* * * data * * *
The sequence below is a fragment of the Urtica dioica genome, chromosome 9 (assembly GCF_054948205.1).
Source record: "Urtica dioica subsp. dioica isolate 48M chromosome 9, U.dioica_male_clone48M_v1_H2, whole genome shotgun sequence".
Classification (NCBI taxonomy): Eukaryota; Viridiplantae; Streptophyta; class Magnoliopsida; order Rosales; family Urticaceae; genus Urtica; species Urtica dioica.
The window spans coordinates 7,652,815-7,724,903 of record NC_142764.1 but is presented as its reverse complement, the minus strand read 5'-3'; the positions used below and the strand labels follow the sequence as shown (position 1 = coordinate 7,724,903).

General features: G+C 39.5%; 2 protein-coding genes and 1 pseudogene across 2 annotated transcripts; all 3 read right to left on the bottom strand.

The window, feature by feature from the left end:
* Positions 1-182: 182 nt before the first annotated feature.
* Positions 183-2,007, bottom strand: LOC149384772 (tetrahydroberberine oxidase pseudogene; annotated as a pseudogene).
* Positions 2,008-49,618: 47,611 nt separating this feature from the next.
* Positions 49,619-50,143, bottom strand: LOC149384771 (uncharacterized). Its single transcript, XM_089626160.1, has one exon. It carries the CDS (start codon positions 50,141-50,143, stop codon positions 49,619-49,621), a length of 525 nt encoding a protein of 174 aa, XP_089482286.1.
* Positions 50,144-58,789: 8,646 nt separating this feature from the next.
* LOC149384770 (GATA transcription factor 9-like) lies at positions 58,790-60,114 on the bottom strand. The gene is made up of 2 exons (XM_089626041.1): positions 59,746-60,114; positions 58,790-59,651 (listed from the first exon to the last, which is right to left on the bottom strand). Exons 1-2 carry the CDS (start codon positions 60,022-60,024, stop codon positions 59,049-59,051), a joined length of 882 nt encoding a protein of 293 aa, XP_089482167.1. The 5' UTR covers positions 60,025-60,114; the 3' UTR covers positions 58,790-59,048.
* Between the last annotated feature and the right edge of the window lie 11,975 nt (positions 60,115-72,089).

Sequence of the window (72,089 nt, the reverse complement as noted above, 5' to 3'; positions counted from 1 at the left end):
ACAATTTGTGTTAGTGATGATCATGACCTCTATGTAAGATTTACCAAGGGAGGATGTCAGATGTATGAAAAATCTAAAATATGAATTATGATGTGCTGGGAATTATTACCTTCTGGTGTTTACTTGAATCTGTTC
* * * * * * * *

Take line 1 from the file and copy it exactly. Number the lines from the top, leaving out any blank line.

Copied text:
The sequence below is a fragment of the Urtica dioica genome, chromosome 9 (assembly GCF_054948205.1).